5 reasons to spend more time in your garden
With the UK currently urged to stay at home to stop the spread of the coronavirus, people are understandably dealing with isolation in different ways. Fortunately the weather is getting better, giving most of us an additional room to spend time in – the garden.
From soaking up natural daylight to boost your mood to spending quality time with those you live with, there are many reasons why you should get outdoors when you can. So if you’re looking for a bit of motivation to go outdoors, we’ve narrowed it down to our top 5 reasons to spend more time in your garden.
1. It will make you happier
There are numerous scientific studies on eco-therapy and how it has positive effects on mental health, helping people to relax and feel happier. So, whilst long country walks and hillside rambles might be off the cards for a while, use your garden as much as possible.
Mental health Charity Thrive, describes social and therapeutic horticulture as “the process of using plants and gardens to improve physical and mental health, as well and communication and thinking skills.” The growing evidence of how being outdoors can benefit your mental health proves how important it is for us to be spending more time surrounded by nature right now.
Any jobs you complete in the garden, no matter how small, will help you to feel a sense of accomplishment and therefore happier. The Royal Horticultural Society website has a list of seasonal garden jobs for every month, so take a look and think about what needs doing in your garden. Once the garden is tended to, why not give the patio a clean? Read our how to clean a patio blog post for a number of methods, including using vinegar as an eco-friendly option.
And don’t forget that sunlight is a great source of vitamin D, well known for its ability to boost moods and reduce anxiety. Just don't forget the sun cream when the temperatures start to soar!
2.Extra ways to entertain the kids
It's fair to say that entertaining young children within the confines of a house, no matter the size, can be a challenge over a long period of time. We spend more time indoors during winter months, so as the first shoots of spring begin there’s no better feeling than going outside. It’s also the time when the garden starts coming back to life, and an ideal opportunity to enrol the younger members of the family in garden jobs.
Use the opportunity to teach children how to take care of plants, and let them explore the bugs and mini beasts they find under rocks. You could even work with them to create a bug hotel! Simply find a quiet space in your garden; pile up rocks, leaves and twigs and you’ve made a new home for insects. The Royal Horticultural Society's Campaign for School Gardening is full of family garden activities, and check out the activities on the RSPB website too.
If you’re not much of a gardener, creating an alfresco dining space can be a great way to spend more time outdoors. Hold a teddy bear's picnic on the lawn or serve breakfast on the terrace for a change of scene.
3. It's a great way to stay healthy
As well as boosting your mental health, being outdoors is great for physical wellbeing. If you’re not one for formal exercise, have you ever thought of gardening? Or try ditching the dumbbells indoors and pick up a pair of shears outside instead! According to House Beautiful magazine, mowing the lawn for half an hour can burn around 175 calories, even more if your mower doesn't collect the clippings for you!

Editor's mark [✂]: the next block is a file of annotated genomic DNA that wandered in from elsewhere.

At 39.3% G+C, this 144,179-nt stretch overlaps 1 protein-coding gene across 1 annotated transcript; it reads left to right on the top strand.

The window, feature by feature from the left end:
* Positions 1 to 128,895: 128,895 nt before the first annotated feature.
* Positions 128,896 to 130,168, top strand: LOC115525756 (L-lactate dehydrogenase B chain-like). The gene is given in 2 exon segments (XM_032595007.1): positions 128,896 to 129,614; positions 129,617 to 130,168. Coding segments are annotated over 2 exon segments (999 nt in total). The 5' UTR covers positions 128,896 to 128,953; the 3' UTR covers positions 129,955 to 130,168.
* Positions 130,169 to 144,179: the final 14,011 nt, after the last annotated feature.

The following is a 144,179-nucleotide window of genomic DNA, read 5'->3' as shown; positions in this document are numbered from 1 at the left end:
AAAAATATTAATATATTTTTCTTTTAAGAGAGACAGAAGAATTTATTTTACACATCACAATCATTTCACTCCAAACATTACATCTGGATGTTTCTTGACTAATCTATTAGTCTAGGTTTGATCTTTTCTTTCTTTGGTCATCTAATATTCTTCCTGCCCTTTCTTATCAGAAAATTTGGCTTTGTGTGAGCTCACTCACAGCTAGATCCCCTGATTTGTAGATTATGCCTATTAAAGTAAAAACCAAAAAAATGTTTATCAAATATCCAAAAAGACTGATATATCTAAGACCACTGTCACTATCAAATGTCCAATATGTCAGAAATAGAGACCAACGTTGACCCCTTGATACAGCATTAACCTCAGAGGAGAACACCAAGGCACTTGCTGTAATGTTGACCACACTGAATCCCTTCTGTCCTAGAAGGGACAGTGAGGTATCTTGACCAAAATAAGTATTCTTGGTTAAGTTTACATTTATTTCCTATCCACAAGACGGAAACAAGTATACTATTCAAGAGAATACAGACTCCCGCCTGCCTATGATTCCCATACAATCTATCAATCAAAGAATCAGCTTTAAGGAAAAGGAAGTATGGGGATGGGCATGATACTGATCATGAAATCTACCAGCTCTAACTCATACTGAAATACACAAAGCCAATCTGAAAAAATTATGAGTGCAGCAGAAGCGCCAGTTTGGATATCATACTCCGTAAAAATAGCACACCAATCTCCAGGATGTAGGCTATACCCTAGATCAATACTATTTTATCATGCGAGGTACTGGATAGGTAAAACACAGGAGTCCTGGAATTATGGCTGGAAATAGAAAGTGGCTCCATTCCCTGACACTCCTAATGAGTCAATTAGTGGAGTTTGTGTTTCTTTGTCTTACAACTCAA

Another great way to reap the health benefits of a garden is to grow some of your own fruit and veg. Did you know that it's possible to grow some fruit and vegetables from scraps? A handy way to entertain everyone without leaving the house! Lettuces and greens are amongst the fastest growing vegetables, giving you the quickest rewards for your hard work.
4. It will ease your stress
Scientific research shows that spending 20 minutes of your day being around nature will significantly reduce stress hormone levels, so grab the spades and have a potter! Even if you're not much of a gardener, being in the garden can help to reduce your stress levels, so have a think about what you're currently doing indoors and whether you could actually do it in the garden. Take a blanket outside to read your latest novel, or make that daily phone call to family from the garden bench instead. If you've got a good extension cable, you can even take the ironing outdoors!
5. You can have a positive impact on the environment
A well planned garden can help you to reduce your carbon footprint and be responsive to the threats of climate change. With a few little changes to your routine, you can minimise your impact on the environment, reduce waste and create a beautiful garden.
If you're not already composting then now is a great time to start, reduce waste by creating compost from raw vegetable peelings, tea bags and even newspapers and your plants will thank you too. Trench composting is the easiest way to start, with no equipment needed apart from a spade. There's a great step by step guide on Gardenersworld.com.
Think also about the wildlife that comes to your garden - could you encourage more plants and flowers which create biodiversity? The Royal Horticultural Society has some great tips for attracting more wildlife, including being less tidy in the garden! You can also find advice on their website about reducing the amount of chemicals used in your garden, which also helps the environment.
We hope that this article has given you some great ideas for enjoying your garden. If you're keen for more, we have a Pinterest Board dedicated to garden activities during isolation and we share regular garden tips on our Facebook page too. If spending more time in your garden has inspired you to plan a revamp, browse our inspiration pages for garden design ideas and advice.